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THOUGHT: Bluetooth Car Kits and Smartphones - Still somewhat Useful but too often Painful
Posted by Arne Hess - on Monday, 07.06.10 - 18:10:05 CET under 09 - Thoughts - Viewed 21439x
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If you are a long time follower of the::unwired, you know that I'm a big fan of Bluetooth and its possibilities; and if you follow me on Twitter, you also know that I recently purchased a new car. For sure I ordered my car with an inbuilt Bluetooth car kit and since I'm changing my mobile phones too often, and too often I'm using mobile phones which aren't supporting the Remote SIM Access Profile (rSAP), I've decided to go with the basic Hands-Free Profile (HFP) Bluetooth system only. Additionally, the car is also equipped with an inbuilt GPS navigation system (Audi MMI plus) and I somewhat expected that the Bluetooth car kit and the GPS navigation works together, which they do - theoretically.

The whole MMS plus system is a combination of the general car setup, radio and media control and in this case most importantly the phone control, navigation control and address book, which can be even access and controlled by voice. For instance, I can simply say "radio" and the radio turns on, or I can call a contact from the address book by saying "call xyz home". Furthermore it's possible to start the routing by saying "navigation" and entering the destination (city, street and street number) by voice as well, or I simply say "navigate to xyz home". All together it's pretty handy and you don't have to watch the large 7" LCD to control your car.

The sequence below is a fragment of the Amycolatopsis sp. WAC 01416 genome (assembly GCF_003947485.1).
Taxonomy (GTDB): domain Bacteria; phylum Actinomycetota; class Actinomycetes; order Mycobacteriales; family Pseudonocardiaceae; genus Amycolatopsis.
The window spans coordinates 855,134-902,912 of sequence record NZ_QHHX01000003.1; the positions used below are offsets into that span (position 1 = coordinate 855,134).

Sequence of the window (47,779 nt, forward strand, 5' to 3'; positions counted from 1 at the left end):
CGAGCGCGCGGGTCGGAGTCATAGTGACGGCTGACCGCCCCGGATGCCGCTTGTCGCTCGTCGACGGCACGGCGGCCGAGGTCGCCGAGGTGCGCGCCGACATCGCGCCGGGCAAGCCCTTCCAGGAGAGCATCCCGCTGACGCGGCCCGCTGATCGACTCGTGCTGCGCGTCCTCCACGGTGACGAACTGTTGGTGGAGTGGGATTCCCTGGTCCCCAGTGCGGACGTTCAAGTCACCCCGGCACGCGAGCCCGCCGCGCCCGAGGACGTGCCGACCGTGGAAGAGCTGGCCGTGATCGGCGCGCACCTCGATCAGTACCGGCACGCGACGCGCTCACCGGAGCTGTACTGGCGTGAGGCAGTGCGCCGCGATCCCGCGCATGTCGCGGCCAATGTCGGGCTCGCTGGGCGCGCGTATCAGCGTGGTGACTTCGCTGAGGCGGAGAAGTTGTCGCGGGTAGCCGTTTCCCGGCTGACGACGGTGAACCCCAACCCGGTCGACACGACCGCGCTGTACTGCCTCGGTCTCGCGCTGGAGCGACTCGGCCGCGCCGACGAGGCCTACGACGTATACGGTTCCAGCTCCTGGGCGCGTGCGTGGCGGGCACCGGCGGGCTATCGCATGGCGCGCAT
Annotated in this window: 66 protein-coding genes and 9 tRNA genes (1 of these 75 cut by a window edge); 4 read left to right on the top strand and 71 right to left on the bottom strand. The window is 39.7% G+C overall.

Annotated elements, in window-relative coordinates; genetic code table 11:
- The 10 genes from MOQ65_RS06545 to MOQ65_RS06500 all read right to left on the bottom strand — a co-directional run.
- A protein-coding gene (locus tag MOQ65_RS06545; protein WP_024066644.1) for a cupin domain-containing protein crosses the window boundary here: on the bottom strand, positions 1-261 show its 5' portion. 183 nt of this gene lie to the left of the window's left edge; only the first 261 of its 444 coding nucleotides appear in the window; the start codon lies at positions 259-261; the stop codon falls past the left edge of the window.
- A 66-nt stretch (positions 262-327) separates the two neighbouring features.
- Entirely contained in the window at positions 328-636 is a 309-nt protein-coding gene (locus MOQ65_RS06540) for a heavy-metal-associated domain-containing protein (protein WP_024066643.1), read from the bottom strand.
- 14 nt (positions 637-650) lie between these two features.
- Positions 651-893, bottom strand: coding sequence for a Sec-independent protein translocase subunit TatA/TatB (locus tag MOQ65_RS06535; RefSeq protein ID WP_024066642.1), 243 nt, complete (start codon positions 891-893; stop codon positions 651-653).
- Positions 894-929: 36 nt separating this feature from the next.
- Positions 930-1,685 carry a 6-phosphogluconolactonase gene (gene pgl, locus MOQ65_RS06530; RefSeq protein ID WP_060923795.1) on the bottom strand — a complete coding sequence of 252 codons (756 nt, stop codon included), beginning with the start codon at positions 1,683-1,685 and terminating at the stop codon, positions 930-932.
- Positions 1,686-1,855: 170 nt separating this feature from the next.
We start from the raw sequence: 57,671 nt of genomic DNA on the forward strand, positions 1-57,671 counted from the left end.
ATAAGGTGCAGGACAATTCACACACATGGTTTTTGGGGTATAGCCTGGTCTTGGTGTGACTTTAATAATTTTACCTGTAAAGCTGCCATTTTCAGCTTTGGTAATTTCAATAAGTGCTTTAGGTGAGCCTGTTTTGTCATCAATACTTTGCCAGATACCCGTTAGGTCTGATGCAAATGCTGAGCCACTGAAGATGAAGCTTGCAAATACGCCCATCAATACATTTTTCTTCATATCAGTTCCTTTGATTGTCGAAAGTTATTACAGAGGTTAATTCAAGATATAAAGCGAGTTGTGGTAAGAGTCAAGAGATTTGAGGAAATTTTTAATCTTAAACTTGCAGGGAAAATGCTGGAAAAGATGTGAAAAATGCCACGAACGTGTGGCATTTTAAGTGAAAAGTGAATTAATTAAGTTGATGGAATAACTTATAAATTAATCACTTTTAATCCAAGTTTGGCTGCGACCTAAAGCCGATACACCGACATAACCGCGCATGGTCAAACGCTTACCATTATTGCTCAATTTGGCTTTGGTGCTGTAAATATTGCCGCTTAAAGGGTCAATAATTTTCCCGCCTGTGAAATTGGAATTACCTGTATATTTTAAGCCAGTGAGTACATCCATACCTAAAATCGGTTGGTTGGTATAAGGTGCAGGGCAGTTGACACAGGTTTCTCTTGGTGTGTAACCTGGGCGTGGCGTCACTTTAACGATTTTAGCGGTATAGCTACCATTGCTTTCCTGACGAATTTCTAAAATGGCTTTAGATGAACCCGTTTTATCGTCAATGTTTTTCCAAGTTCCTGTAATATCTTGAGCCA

However, to call a contact or to navigate to a contact's address, the MMI has to know the contact name, the phone numbers and the address because the car's voice control is used instead of the mobile phone's voice control capabilities.

Doesn't matter with which Bluetooth car kit the car comes, Audi's MMI plus includes an address book which is able to store contact names, phone numbers as well as addresses.

These details are available from the phone part, where contact phone number can be dialed from as well as the name of a caller is displayed.

But the contacts addresses (home and business) can also be accessed from the navigation part of the MMI which makes it easier to enter an address, especially if you frequently want to navigate to contact's home or business addresses.

That's the theory but the reality is totally different. Different from OS to OS, from OS version to OS version as well as from manufacturer to manufacture. During the past days, I've tested quite a lot of different smartphones with Windows Mobile, Android and webOS and the results are sometimes terrifying!

First the good news: All smartphones connect with the Bluetooth car kit and support the Hands-Free Profile which means I hadn't had to touch a single phone if I wanted to accept an incoming call. However, dialing a stored contact number, or reading through the list of missed, made and received calls is something totally different. While some smartphones weren't sharing a single contact with the MMI, others shared their contacts but listed every single contact's phone number as a new contact while the third group of mobile phones were accessed correctly, with all phone numbers under a single contact's name entry, but either with or without the contact's addresses.

That's quite a frustrating user experience, as an end user you cannot be sure if your brand new mobile phone will work or not and as always it's hard to identify who to blame for the bad user experience? The handset manufacturer? The Bluetooth stack provider? The OS? The OS version? The car kit manufacturer? The car maker? Well, it seems to be a combination between the handset manufacturer, the Bluetooth stack provider and the OS.

Let us take a couple of smartphone combinations for this test:

HTC's premium Android 2.1 smartphones, the HTC Desire and HTC Legend, are not sharing any contacts and the address book stays empty: